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US Patent: 5,315X
Machine for planing and tonguing boards
Planer-matcher
Patentee:
William Woodworth - Hudson, NY

USPTO Classifications:

Tool Categories:
woodworking machines : cutter head machines : wood planers
woodworking machines : cutter head machines : matchers

Assignees:
None

Manufacturer:
John H. Lester - Brooklyn, NY
S. B. Schenck - Matteawan, NY
Schenck Machine Co. - Mattawean, NY
John Gibson - Albany, NY
Frank & Prentis - Jersey City, NJ
J. A. Fay & Co. - Keene, NH

Witnesses:
Unknown

Patent Dates:
Granted: Dec. 27, 1828

Reissue Information:
Reissued as RE71 (Jul. 08, 1845)

Patent Pictures:
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"Vintage Machinery" entry for William Woodworth
Description:
The Woodworth planer patent, in its various reissues and extensions (Patent 5,315X, patent RE71, patent 80; extended until 1856), is probably the most historically significant patent for woodworking machinery. The drawing for this patent was provided in 1841, about the time that the owners were seeking to renew the original patent.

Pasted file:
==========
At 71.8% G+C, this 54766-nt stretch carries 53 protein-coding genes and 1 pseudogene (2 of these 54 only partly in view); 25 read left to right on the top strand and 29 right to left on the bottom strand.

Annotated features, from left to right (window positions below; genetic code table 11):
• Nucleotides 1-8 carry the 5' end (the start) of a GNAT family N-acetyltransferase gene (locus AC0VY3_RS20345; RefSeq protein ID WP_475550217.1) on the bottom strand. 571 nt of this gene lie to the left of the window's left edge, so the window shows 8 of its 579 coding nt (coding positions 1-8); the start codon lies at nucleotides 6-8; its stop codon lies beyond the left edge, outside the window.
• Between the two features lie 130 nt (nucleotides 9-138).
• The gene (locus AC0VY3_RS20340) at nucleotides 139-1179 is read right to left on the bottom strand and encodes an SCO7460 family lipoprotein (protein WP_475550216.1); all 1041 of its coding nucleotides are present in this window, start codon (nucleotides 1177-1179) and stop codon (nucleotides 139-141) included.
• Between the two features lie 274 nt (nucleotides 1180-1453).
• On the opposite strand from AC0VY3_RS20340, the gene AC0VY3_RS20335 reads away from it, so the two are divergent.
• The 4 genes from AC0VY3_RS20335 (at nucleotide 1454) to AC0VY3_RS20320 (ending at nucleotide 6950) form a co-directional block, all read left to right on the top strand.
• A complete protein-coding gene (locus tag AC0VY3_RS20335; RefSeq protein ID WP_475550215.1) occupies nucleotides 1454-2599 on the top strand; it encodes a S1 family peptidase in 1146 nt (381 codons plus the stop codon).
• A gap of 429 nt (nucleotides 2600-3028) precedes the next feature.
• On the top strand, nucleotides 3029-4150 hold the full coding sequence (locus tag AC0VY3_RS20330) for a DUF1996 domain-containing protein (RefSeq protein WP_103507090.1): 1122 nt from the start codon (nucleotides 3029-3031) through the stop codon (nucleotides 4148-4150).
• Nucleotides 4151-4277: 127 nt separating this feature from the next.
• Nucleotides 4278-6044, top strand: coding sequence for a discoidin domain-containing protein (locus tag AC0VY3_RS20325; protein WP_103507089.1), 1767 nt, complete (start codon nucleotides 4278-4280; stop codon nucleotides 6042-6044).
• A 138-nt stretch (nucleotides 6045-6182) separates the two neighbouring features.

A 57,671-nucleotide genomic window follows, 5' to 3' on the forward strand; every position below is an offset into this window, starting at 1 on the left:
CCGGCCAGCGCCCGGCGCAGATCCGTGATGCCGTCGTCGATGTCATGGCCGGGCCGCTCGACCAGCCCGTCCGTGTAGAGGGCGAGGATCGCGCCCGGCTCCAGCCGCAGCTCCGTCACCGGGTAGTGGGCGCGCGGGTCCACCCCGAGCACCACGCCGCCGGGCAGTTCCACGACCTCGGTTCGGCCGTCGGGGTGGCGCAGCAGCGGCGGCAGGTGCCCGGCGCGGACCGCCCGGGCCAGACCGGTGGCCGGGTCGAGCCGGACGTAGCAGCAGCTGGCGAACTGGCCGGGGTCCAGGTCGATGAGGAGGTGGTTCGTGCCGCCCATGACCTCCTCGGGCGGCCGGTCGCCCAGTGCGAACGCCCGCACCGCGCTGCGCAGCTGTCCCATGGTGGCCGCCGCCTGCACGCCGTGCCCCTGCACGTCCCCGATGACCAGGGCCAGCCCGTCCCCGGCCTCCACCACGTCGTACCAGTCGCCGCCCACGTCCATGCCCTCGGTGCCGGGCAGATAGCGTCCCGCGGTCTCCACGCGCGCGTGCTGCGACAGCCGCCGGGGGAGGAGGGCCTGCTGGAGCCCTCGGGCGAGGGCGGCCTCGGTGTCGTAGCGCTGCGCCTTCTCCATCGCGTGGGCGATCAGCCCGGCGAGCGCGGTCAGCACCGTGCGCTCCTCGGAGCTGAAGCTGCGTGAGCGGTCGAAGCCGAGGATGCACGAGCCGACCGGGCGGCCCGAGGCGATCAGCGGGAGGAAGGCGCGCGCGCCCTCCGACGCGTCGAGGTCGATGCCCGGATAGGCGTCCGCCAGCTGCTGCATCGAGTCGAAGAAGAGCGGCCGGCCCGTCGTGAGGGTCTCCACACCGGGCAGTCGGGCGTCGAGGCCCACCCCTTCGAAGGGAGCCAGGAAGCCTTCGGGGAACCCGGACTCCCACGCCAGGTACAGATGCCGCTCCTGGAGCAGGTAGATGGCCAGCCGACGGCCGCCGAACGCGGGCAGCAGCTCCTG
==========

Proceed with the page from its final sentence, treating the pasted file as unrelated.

A notation on the patent drawing says, "On this second day of October 1841, officially appeared before me, Richard Orann of Boston... and made solemn oath that he is interested as an assignee for a Planing Machine for which letters patent of the United States were granted to William Woodworth on the 27th day of December, 1828, and that the accompanying drawings are, as he verily believes, a true delineation of the invention described in the said letters patent." It is widely alleged that the new patent drawing actually incorporated important features not present in the original drawing or specification, and this allowed the Woodworth syndicate to claim ownership of ideas that came later from others.

William Woodworth was a house carpenter, and this machine was invented to produce flooring stock of consistent dimension. Not only did this save time in preparing the flooring stock, it was a big time-saver for the carpenter because far less "fitting" was required during installation.

Apparently a half share of the patent was assigned to one James Strong, a neighbor of Woodworth's who provided some financial assistance in attaining the patent.

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